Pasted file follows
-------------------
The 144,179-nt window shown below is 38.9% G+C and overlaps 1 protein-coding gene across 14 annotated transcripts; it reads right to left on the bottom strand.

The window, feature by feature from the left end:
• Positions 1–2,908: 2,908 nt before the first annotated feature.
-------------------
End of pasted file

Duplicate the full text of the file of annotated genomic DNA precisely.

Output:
The 144,179-nt window shown below is 38.9% G+C and overlaps 1 protein-coding gene across 14 annotated transcripts; it reads right to left on the bottom strand.

The window, feature by feature from the left end:
• Positions 1–2,908: 2,908 nt before the first annotated feature.